Actually, no. It's not. We've come to believe that it's our right to be happy. But it's only our pursuit of it that is promoted and hopefully still protected in this country. However, Madison Avenue has turned it around and artfully made it seem that happiness is something everyone not only deserves, but should have and can have if we just buy this new washer/dryer, and if we act fast we can have it for only $599.99. Shipping and handling extra. Or if we just use this new shampoo that will make our hair thick, shiny, and fill us with the sex appeal we are also led to believe will make us so happy.
But none of the products we ever buy ever seem to do the trick. We still walk around unhappy, wanting more, not having enough, not being enough.
I know another young man who became severely depressed after losing some money in the stock market. He had worked tirelessly for many years building a portfolio that he trusted to take care of his retirement and give him happiness one day, when he could finally rest and enjoy it. Unfortunately, the forces-that-be had other plans and when the market tanked, so did he. He had never even gotten a chance to enjoy any of the fruits of his labor. All that work, for nothing. And, like so many others, all he wants is to get better so he can do it again and get busy pursuing security, wealth, admiration. We are always in pursuit.
I won't repeat what the Dalai Lama has said (and many others besides him). There are ways to be happy and the Dalai Lama talks about it at great length. But they have nothing to do with what we've been sold--neither in ideas nor in products. Happiness is being present. That's it. That's the simple answer right there. There are treatises on this topic. But if you want to distill it, there it is. Abraham Lincoln, who was one of the most depressed men to ever lead this country, ironically was also the one who said, "Most people are just about as happy as they decide to be."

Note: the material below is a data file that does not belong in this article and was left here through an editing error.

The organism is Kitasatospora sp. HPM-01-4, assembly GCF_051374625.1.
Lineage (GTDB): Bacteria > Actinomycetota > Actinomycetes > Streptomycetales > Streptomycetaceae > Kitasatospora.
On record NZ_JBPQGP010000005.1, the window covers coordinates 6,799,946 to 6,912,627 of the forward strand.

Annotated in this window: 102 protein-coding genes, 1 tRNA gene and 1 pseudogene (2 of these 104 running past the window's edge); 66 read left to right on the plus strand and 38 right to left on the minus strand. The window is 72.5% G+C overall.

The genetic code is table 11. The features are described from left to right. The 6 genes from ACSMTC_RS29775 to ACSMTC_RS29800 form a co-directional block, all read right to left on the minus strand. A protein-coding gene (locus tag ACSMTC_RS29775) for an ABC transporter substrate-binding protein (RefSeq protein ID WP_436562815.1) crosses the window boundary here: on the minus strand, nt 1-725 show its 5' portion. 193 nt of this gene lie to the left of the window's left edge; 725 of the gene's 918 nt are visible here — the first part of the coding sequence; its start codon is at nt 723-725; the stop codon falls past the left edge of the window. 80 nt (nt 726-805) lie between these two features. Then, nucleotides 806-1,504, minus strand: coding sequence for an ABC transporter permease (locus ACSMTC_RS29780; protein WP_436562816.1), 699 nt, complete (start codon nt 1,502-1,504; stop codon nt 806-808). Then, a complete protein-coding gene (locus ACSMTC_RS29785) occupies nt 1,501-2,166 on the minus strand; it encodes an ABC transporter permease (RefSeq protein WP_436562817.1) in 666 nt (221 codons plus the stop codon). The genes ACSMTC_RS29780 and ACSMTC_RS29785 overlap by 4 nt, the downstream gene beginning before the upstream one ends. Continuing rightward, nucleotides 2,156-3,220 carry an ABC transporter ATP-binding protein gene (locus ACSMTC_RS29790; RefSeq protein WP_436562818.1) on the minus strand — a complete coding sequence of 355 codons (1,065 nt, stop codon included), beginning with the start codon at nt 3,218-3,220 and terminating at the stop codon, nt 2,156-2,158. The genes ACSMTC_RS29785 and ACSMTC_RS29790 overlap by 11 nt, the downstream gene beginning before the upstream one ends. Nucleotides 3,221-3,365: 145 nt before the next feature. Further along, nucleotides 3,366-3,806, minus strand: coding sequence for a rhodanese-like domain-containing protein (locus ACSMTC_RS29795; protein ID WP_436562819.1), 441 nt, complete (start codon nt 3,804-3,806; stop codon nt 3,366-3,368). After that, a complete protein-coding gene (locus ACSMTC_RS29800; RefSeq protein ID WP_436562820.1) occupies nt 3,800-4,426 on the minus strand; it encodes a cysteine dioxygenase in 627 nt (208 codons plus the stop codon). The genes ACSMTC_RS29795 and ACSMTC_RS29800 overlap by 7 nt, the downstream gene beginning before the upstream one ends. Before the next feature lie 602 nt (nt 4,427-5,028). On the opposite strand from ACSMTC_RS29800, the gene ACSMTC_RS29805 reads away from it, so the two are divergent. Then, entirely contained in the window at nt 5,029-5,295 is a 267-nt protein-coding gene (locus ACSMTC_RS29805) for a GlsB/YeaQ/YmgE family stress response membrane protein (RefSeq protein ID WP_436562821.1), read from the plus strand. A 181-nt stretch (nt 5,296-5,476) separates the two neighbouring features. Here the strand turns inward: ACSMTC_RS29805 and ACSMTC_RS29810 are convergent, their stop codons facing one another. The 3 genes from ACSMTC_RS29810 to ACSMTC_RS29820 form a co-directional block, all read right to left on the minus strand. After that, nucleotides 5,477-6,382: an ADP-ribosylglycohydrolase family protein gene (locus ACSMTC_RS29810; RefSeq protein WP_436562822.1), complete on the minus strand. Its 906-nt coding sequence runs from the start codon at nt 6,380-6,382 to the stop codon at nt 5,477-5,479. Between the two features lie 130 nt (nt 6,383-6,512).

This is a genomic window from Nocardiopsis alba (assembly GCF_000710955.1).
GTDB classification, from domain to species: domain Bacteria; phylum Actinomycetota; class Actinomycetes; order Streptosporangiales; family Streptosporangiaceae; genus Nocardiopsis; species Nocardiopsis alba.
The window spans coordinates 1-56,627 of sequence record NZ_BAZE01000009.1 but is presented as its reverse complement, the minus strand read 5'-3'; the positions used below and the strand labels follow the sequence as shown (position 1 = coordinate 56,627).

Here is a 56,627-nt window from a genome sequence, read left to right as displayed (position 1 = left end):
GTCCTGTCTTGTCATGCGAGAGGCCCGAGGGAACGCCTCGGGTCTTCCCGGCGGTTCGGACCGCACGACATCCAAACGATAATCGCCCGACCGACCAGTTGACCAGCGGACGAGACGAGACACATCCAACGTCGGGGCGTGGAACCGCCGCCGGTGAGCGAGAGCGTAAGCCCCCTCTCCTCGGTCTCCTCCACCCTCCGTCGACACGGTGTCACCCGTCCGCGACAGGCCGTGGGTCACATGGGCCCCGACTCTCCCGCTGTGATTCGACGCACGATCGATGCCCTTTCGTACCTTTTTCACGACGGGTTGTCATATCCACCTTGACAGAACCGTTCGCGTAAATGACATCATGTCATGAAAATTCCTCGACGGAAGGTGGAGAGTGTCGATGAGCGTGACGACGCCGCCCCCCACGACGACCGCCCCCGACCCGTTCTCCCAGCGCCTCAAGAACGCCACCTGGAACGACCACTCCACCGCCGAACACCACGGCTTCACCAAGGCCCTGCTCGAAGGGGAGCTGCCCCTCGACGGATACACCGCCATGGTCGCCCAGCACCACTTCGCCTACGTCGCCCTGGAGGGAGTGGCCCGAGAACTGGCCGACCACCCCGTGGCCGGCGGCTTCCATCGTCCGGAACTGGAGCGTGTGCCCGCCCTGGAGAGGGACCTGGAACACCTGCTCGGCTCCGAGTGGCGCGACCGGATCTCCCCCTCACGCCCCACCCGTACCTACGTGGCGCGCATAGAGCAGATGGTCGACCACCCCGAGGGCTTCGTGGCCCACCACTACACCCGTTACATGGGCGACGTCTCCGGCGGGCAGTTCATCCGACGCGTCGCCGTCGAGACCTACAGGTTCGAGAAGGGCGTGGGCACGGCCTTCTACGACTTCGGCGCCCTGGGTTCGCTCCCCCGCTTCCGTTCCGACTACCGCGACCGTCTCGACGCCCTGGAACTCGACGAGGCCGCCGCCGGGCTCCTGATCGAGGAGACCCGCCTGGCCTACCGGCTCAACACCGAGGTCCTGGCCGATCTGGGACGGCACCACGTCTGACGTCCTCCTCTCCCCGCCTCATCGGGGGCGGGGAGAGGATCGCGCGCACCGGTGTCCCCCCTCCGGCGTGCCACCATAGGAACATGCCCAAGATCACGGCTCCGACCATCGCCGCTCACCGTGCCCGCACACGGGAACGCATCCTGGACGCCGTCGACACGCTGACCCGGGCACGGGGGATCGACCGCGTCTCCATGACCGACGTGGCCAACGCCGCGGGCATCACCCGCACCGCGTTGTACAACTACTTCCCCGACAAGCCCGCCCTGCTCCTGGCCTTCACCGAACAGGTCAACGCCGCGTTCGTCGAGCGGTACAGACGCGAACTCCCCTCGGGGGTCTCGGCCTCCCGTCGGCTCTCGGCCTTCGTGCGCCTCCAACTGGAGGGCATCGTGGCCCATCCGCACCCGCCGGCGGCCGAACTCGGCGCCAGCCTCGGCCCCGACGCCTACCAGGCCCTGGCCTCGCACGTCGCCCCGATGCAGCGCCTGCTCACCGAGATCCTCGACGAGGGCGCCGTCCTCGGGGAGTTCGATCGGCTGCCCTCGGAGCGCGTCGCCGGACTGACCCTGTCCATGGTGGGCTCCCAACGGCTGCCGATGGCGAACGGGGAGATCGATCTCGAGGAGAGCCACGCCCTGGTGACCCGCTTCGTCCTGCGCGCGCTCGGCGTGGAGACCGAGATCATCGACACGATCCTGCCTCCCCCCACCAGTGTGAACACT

And that decision, as one wonderful woman once taught me, is to be where our feet are.
Personally, however, I think there is one more step. And that is a spiritual one. My ultimate question is this: Is the pursuit of happiness a chase we want to be on? Is that the purpose of our lives?
Surprised by Happiness
Again, personally, I don't think so. In the same way that anger is a secondary emotion (usually the result of fear or hurt), happiness is secondary to purposefulness, service, and love. You can't pursue it and have it. In fact, you can't have it at all. You can only be in it. You can't make it your goal. You can't even hope for it. It's all in vain. Happiness comes like a breeze, unseen, seemingly out of nowhere, unexpected. There's no way to hold it or predict it. All we can do is feel it as it moves over and around us and lifts us for that moment. It comes when (and maybe even because) we are busy doing something else that we love, giving something to someone we love, or serving some cause that fulfills the reason for our being here. In my experience, the quickest and surest way to find happiness is to stop looking for it.
Judith Acosta is a licensed psychotherapist, author, and speaker. She is also a classical homeopath based in New Mexico.
She is the author of The Next Osama (2010), co-author of The Worst is Over (2002), the newly released Verbal First Aid (more...